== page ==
2. ^ a b c "Even CRISPR". The Economist. ISSN 0013-0613. Retrieved 2016-05-03. 
  3. ^ a b c d Ledford, Heidi (2015). "Alternative CRISPR system could improve genome editing". Nature. 526 (7571): 17–17. doi:10.1038/nature.2015.18432. 
  4. ^ a b c Makarova, Kira S., et al. "An updated evolutionary classification of CRISPR-Cas systems." Nature Reviews Microbiology (2015).
  5. ^ a b Zetsche, Bernd; Gootenberg, Jonathan S.; Abudayyeh, Omar O.; Slaymaker, Ian M.; Makarova, Kira S.; Essletzbichler, Patrick; Volz, Sara E.; Joung, Julia; van der Oost, John; Regev, Aviv; Koonin, Eugene V.; Zhang, Feng (October 2015). "Cpf1 Is a Single RNA-Guided Endonuclease of a Class 2 CRISPR-Cas System". Cell. 163 (3): 759–771. doi:10.1016/j.cell.2015.09.038. PMC 4638220Freely accessible. PMID 26422227.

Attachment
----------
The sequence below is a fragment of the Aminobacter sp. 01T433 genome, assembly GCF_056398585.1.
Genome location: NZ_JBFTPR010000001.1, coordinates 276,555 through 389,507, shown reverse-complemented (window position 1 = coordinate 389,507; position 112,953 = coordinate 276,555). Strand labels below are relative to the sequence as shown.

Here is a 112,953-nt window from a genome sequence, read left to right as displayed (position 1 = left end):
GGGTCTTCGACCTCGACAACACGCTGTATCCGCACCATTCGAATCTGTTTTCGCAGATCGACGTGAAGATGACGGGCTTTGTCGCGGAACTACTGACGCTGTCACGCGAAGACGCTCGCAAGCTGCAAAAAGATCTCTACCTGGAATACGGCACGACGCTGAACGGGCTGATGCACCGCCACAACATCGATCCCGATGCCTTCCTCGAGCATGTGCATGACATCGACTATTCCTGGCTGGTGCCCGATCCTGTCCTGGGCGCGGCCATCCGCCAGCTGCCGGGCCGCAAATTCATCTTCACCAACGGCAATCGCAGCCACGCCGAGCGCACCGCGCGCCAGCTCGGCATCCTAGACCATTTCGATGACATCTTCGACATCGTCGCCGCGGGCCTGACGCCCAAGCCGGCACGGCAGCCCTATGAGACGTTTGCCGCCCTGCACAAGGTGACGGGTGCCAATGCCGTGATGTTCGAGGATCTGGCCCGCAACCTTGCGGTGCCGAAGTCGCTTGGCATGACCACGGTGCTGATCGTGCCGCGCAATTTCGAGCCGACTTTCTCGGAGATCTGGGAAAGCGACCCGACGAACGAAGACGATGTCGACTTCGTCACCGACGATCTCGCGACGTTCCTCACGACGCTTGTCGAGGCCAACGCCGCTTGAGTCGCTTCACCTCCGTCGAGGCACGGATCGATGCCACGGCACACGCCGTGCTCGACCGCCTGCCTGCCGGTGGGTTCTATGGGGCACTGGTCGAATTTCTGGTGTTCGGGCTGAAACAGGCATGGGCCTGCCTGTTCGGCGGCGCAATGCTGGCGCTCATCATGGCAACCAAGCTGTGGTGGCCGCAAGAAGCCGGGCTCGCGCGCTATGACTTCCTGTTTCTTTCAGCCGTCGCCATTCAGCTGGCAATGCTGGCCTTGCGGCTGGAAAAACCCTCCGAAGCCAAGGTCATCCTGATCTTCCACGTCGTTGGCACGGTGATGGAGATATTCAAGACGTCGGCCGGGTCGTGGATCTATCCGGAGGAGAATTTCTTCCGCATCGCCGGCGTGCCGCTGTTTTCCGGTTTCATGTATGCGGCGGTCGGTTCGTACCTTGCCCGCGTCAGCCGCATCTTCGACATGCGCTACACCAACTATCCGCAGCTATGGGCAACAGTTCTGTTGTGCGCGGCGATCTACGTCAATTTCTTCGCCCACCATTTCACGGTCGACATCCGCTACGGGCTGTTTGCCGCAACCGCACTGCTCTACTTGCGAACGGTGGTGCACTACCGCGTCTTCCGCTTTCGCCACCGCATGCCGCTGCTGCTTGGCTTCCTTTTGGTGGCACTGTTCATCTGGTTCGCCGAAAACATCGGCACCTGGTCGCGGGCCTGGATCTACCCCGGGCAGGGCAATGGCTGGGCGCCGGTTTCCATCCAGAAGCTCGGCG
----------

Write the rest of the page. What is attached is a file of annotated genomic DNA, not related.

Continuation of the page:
6. ^ a b "Cpf1 Moves in on Cas9 for Next-Gen CRISPR Genome Editing". epigenie.com. Retrieved 2016-05-03. 
  7. ^ Fonfara I, Richter H, Bratovič M, Le Rhun A, Charpentier E (2016). "The CRISPR-associated DNA-cleaving enzyme Cpf1 also processes precursor CRISPR RNA". Nature. 532 (7600): 517–521. doi:10.1038/nature17945. PMID 27096362. 
  8. ^ "Nucleotide Codes, Amino Acid Codes, and Genetic Codes". KEGG: Kyoto Encyclopedia of Genes and Genomes. July 15, 2014. Retrieved 2016-05-25. 
  9. ^ Yamano, T.; Nishimasu, H.; Zetsche, B.; Hirano, H.; Slaymaker, I. M.; Li, Y.; Fedorova, I.; Nakane, T.; Makarova, K. S.; Koonin, E. V.; et al. (2016). "Crystal Structure of Cpf1 in Complex with Guide RNA and Target DNA". Cell. 165 (4): 949–962. doi:10.1016/j.cell.2016.04.003. PMC 4899970Freely accessible. 
  10. ^ Graham, Daniel B.; Root, David E. (2015-01-01). "Resources for the design of CRISPR gene editing experiments". Genome Biology. 16: 260. doi:10.1186/s13059-015-0823-x. ISSN 1474-760X. PMC 4661947Freely accessible. PMID 26612492.